Note: Not at the old Poker1 site. A version of this entry was first published (2009) in Poker Player newspaper.
People have favorite colors, favorite chairs, favorite poker hands, and probably favorite underwear. I feel left out, because I don’t have emotional favorites like those. I simply prefer things after I’ve concluded they’re more valuable or more effective than competing choices. I don’t have a favorite food, a favorite restaurant, or even a favorite dog.
Why am I telling you this? It’s because this will be another in my series of self-interviews and it’s about my favorite poker tips. Go figure.
Question 1: You’ve often said that a winning player should try to make the game fun for opponents. Even though nobody likes to lose pots, if you can laugh and be friendly whether your hand holds up or is outdrawn, most opponents will find it less painful to lose to you in the future.
Because of that, they’ll continue to enter pots against you with hands that are weaker than the ones they’ll play against less-friendly foes. That results in extra profit for you.
You’ve pointed out that skillful players who belittle opponents are making it less likely that those opponents will compete with weak hands in the future, for fear of being ridiculed or embarrassed. Is that one of your favorite tips?
Question 2: I’ve always remembered your advice about poker bullies. Those are the opponents who attempt to dominate the game through unrelenting aggression. They bet and raise with such frequency that other players are psychologically shell shocked.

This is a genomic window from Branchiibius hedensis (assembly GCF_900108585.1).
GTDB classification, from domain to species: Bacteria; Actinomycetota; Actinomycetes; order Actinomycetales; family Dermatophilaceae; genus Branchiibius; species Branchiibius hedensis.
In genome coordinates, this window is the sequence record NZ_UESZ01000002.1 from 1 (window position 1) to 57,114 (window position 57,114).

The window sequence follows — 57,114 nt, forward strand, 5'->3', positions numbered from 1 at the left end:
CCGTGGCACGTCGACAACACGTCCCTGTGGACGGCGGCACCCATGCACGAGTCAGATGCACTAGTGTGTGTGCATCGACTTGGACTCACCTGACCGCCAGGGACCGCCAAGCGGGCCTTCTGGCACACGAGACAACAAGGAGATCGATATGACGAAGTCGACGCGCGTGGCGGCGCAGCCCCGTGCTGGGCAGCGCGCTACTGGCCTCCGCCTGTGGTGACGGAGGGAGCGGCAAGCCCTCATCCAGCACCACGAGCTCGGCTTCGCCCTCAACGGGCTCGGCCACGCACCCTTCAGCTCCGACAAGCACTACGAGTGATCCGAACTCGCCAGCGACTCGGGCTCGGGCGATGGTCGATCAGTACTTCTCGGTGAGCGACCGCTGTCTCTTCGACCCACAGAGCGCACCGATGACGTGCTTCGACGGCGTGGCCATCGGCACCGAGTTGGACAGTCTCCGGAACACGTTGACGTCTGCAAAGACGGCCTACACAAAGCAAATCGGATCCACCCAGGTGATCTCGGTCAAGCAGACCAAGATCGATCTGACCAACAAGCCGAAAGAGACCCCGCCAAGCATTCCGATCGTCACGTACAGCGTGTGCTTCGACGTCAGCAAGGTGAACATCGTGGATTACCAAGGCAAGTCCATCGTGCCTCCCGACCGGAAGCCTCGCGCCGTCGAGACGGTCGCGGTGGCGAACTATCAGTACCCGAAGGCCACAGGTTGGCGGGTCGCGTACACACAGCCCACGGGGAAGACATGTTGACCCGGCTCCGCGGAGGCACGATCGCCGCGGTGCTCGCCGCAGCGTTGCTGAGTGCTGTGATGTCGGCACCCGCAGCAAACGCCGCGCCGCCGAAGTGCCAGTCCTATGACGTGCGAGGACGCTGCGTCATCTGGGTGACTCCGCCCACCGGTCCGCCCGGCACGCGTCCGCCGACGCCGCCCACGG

As a result, players tend to focus on the bully, worried about what will happen to their hands if they bet or raise. That’s why bullies typically dominate games and win handily.
But you’ve pointed out that these bullies have a fundamental flaw in their strategy. In order to consistently play with that much aggression, they must necessarily be betting and raising with more hands than is mathematically correct.
You’ve said that you can defeat poker bullies simply by letting them have the stage – by betting into them less often and by calling them more often. If you do that, you’re taking advantage of their strategic flaw.
When you respond that way, you always have the advantage against a poker bully. Would that be among your favorite tips?
Answer: Most certainly.
Question 3: You teach that you can’t choose a lucky seat and that trying to do that is just superstitious nonsense. But you point out that you can choose a winning seat.
The trick is to sit to the left of two main types of players: loose players, and skillfully aggressive players. You want to act after they do. With the loose players, you want to sit to their left because you can trap them in the pot before you make raises with advantageous hands.
But if you sit to their right and raise first, you’re apt to chase them out of the pot – along with a shot at their weakly played money. And with skillfully aggressive players, you also want to sit to their left so that you can see what they do before you act and not enter with medium-strong hands.